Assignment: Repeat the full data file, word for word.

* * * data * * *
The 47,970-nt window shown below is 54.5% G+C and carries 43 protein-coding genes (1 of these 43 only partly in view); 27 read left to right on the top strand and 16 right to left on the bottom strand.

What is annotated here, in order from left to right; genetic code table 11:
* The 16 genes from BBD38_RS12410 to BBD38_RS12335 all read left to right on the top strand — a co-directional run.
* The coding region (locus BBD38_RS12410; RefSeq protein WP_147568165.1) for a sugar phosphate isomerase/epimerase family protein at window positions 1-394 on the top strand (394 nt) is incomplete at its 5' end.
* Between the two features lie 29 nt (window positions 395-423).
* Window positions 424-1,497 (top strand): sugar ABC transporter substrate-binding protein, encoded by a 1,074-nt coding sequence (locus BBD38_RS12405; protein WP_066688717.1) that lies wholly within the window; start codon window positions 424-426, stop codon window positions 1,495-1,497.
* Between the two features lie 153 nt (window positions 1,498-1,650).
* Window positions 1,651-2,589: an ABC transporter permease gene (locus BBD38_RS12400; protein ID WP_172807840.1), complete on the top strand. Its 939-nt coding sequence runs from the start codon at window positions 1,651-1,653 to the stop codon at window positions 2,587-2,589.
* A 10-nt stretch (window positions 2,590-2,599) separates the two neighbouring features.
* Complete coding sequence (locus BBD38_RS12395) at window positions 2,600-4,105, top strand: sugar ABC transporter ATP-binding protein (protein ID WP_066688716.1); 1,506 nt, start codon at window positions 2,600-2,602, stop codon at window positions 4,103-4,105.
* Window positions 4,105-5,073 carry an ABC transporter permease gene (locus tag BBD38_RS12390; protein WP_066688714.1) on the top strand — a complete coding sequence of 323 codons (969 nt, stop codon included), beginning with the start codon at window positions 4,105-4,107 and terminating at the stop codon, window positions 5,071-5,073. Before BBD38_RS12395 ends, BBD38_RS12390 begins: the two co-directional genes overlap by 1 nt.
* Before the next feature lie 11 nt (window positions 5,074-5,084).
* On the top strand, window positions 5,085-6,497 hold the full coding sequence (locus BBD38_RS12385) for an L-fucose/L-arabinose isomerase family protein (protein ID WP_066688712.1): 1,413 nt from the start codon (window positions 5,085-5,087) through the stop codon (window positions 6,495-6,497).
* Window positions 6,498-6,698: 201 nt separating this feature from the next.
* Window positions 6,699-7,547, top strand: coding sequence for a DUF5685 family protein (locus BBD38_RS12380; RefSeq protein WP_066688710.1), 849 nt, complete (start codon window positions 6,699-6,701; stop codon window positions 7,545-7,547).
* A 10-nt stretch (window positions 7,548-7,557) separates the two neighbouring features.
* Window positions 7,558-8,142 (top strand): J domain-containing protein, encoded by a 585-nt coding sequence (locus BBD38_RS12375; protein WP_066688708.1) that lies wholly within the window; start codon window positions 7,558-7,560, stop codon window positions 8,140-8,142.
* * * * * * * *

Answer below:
The 47,970-nt window shown below is 54.5% G+C and carries 43 protein-coding genes (1 of these 43 only partly in view); 27 read left to right on the top strand and 16 right to left on the bottom strand.

What is annotated here, in order from left to right; genetic code table 11:
* The 16 genes from BBD38_RS12410 to BBD38_RS12335 all read left to right on the top strand — a co-directional run.
* The coding region (locus BBD38_RS12410; RefSeq protein WP_147568165.1) for a sugar phosphate isomerase/epimerase family protein at window positions 1-394 on the top strand (394 nt) is incomplete at its 5' end.
* Between the two features lie 29 nt (window positions 395-423).
* Window positions 424-1,497 (top strand): sugar ABC transporter substrate-binding protein, encoded by a 1,074-nt coding sequence (locus BBD38_RS12405; protein WP_066688717.1) that lies wholly within the window; start codon window positions 424-426, stop codon window positions 1,495-1,497.
* Between the two features lie 153 nt (window positions 1,498-1,650).
* Window positions 1,651-2,589: an ABC transporter permease gene (locus BBD38_RS12400; protein ID WP_172807840.1), complete on the top strand. Its 939-nt coding sequence runs from the start codon at window positions 1,651-1,653 to the stop codon at window positions 2,587-2,589.
* A 10-nt stretch (window positions 2,590-2,599) separates the two neighbouring features.
* Complete coding sequence (locus BBD38_RS12395) at window positions 2,600-4,105, top strand: sugar ABC transporter ATP-binding protein (protein ID WP_066688716.1); 1,506 nt, start codon at window positions 2,600-2,602, stop codon at window positions 4,103-4,105.
* Window positions 4,105-5,073 carry an ABC transporter permease gene (locus tag BBD38_RS12390; protein WP_066688714.1) on the top strand — a complete coding sequence of 323 codons (969 nt, stop codon included), beginning with the start codon at window positions 4,105-4,107 and terminating at the stop codon, window positions 5,071-5,073. Before BBD38_RS12395 ends, BBD38_RS12390 begins: the two co-directional genes overlap by 1 nt.
* Before the next feature lie 11 nt (window positions 5,074-5,084).
* On the top strand, window positions 5,085-6,497 hold the full coding sequence (locus BBD38_RS12385) for an L-fucose/L-arabinose isomerase family protein (protein ID WP_066688712.1): 1,413 nt from the start codon (window positions 5,085-5,087) through the stop codon (window positions 6,495-6,497).
* Window positions 6,498-6,698: 201 nt separating this feature from the next.
* Window positions 6,699-7,547, top strand: coding sequence for a DUF5685 family protein (locus BBD38_RS12380; RefSeq protein WP_066688710.1), 849 nt, complete (start codon window positions 6,699-6,701; stop codon window positions 7,545-7,547).
* A 10-nt stretch (window positions 7,548-7,557) separates the two neighbouring features.
* Window positions 7,558-8,142 (top strand): J domain-containing protein, encoded by a 585-nt coding sequence (locus BBD38_RS12375; protein WP_066688708.1) that lies wholly within the window; start codon window positions 7,558-7,560, stop codon window positions 8,140-8,142.